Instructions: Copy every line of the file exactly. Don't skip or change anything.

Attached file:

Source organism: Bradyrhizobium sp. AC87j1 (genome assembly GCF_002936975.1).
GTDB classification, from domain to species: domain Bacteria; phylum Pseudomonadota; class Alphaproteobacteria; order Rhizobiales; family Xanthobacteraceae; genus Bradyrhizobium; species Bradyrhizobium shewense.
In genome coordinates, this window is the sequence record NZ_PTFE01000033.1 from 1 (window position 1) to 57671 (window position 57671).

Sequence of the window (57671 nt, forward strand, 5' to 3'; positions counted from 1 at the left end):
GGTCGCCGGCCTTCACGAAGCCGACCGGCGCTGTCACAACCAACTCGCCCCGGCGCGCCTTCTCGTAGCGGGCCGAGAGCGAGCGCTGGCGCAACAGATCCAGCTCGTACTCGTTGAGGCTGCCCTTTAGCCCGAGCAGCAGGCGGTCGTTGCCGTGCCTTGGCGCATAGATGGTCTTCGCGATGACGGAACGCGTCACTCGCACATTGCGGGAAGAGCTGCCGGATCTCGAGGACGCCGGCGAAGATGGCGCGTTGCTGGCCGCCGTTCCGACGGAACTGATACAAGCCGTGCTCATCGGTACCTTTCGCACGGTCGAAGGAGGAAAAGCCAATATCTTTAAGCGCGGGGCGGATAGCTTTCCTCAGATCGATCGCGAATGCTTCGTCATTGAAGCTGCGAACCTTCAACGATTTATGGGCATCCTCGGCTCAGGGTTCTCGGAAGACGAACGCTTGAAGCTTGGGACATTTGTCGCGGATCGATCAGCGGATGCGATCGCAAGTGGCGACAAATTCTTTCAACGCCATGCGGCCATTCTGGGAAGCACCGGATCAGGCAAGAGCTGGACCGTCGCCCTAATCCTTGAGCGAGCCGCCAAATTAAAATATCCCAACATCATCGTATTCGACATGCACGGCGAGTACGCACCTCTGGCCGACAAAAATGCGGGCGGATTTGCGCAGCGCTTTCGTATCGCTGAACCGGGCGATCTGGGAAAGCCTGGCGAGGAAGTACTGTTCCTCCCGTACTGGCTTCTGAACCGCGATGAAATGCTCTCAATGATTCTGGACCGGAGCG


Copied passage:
Source organism: Bradyrhizobium sp. AC87j1 (genome assembly GCF_002936975.1).
GTDB classification, from domain to species: domain Bacteria; phylum Pseudomonadota; class Alphaproteobacteria; order Rhizobiales; family Xanthobacteraceae; genus Bradyrhizobium; species Bradyrhizobium shewense.
In genome coordinates, this window is the sequence record NZ_PTFE01000033.1 from 1 (window position 1) to 57671 (window position 57671).

Sequence of the window (57671 nt, forward strand, 5' to 3'; positions counted from 1 at the left end):
GGTCGCCGGCCTTCACGAAGCCGACCGGCGCTGTCACAACCAACTCGCCCCGGCGCGCCTTCTCGTAGCGGGCCGAGAGCGAGCGCTGGCGCAACAGATCCAGCTCGTACTCGTTGAGGCTGCCCTTTAGCCCGAGCAGCAGGCGGTCGTTGCCGTGCCTTGGCGCATAGATGGTCTTCGCGATGACGGAACGCGTCACTCGCACATTGCGGGAAGAGCTGCCGGATCTCGAGGACGCCGGCGAAGATGGCGCGTTGCTGGCCGCCGTTCCGACGGAACTGATACAAGCCGTGCTCATCGGTACCTTTCGCACGGTCGAAGGAGGAAAAGCCAATATCTTTAAGCGCGGGGCGGATAGCTTTCCTCAGATCGATCGCGAATGCTTCGTCATTGAAGCTGCGAACCTTCAACGATTTATGGGCATCCTCGGCTCAGGGTTCTCGGAAGACGAACGCTTGAAGCTTGGGACATTTGTCGCGGATCGATCAGCGGATGCGATCGCAAGTGGCGACAAATTCTTTCAACGCCATGCGGCCATTCTGGGAAGCACCGGATCAGGCAAGAGCTGGACCGTCGCCCTAATCCTTGAGCGAGCCGCCAAATTAAAATATCCCAACATCATCGTATTCGACATGCACGGCGAGTACGCACCTCTGGCCGACAAAAATGCGGGCGGATTTGCGCAGCGCTTTCGTATCGCTGAACCGGGCGATCTGGGAAAGCCTGGCGAGGAAGTACTGTTCCTCCCGTACTGGCTTCTGAACCGCGATGAAATGCTCTCAATGATTCTGGACCGGAGCG